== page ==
His hoo catching technique is as follows (using the squid shreds).  Cast downwind/current maybe 30 feet or less.  Retrieve the cork very slowly, just enough to keep the squid moving and wiggling.  When you feel a series of taps/tugs, give it a "one thousand one" and then a light set and reel in constantly to bring the hoo close.  When about 8 feet of line remains, lift and swing the hoo into the boat (this minimizes the common last second loss of bait).  Into the well.

We quickly caught about 19 baits of varying sizes and left for deep water (maybe 160 feet) directly off the inlet to join a bunch of circling charters and monitoring a certain channel.

The hoo were hooked with the top hook through the mouth and down and out the gill slit and held with maybe 10 wraps of copper wire around the beak.   The stinger hung down maybe 8 inches or so.  Three baits were let out.  One back about 70 feet shallow (left), one about 40 or 50 deep and deeper (using a sinker, center) and one back about 50 feet shallow.  This setup allows Willie to very slow troll without crossing lines.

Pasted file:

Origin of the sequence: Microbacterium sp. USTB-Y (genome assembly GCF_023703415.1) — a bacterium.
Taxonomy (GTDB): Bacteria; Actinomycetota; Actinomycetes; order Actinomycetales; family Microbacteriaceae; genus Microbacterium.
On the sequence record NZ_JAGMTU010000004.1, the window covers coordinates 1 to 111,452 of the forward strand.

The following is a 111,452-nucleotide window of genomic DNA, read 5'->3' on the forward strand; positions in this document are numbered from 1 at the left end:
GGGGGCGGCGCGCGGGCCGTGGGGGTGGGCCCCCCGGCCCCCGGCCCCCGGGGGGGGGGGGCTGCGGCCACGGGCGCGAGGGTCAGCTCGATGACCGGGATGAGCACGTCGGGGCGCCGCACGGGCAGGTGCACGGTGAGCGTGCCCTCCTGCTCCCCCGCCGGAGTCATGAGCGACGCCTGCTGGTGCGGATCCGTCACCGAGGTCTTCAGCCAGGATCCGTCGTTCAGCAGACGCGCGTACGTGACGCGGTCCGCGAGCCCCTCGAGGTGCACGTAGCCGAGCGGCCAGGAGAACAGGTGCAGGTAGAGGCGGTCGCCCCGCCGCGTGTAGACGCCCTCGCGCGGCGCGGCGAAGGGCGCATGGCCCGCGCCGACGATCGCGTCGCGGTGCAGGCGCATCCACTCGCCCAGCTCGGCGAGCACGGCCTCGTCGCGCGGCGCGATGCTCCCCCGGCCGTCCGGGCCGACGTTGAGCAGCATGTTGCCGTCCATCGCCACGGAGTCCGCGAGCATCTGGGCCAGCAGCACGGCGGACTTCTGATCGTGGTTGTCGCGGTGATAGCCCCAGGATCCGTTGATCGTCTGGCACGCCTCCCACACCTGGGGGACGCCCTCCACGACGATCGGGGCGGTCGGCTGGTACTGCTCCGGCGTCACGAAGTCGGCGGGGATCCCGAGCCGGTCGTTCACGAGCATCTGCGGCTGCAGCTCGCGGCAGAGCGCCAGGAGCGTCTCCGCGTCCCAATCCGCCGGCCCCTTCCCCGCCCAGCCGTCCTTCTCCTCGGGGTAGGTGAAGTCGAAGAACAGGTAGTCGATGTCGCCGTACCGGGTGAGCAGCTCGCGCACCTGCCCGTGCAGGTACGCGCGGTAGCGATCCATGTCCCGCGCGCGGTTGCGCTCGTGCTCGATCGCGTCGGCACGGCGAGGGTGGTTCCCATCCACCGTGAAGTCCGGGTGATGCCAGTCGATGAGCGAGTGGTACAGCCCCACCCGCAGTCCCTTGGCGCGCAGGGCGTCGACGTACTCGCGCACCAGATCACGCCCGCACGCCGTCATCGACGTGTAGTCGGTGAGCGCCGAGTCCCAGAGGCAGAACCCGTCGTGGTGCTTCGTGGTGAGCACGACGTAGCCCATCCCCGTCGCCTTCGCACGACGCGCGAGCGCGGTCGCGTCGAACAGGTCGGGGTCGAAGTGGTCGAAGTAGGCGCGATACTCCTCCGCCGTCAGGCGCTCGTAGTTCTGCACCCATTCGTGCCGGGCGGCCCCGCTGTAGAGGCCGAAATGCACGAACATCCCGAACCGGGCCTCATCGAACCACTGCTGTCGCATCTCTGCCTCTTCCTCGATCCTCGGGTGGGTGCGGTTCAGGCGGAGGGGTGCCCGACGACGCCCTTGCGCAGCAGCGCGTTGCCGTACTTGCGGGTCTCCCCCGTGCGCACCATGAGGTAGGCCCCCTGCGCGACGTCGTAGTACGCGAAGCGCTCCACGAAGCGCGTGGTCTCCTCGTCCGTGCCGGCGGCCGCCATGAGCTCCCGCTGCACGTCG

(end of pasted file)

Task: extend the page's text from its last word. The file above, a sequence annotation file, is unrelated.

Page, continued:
Reels are kept in very light drag, click position.  Following a strike, the reel is free spooled (or bail released) so the bait will drop back.  The sail will return, grab the bait, and move off.  As line peels, the bail or lever is thrown, reel up tight and the boat is accelerated to set the hook.  The angler can assist by driving home the hook.

So there we were, three baits out, maybe 8:30 am when I heard a drag go off.  Willie instantly dropped the bait back.  When line started flying off the reel, he engaged, reeled tight and handed the rod to me while jamming the pedal to the metal.  The force of a large sail was substantial and I had to brace well to stay on the boat while Willie accelerated.

The sail was on for perhaps 20 seconds - then - gone.  Fast, furious and a final silence.  Whew!  What a start to the day. Sadly, the rest of the day was minimally productive with a number hits but no hookups.

All told we were on the water for eight hours as part of the fleet and enjoyed the day.  Saw a large sea turtle, and were passed by large pod of porpoises on the feed.  Beautiful!



:capn:

Note:  Kayak Willie's technique is covered in detail at the link in the opening post.  This interview is well worth your read...


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Tight lines,
Capn Jimbo

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Posted: Nov. 10 2007,16:17

hey don't sweat it, I'm sure Willie will give you one of his ... bon appetite!  lol.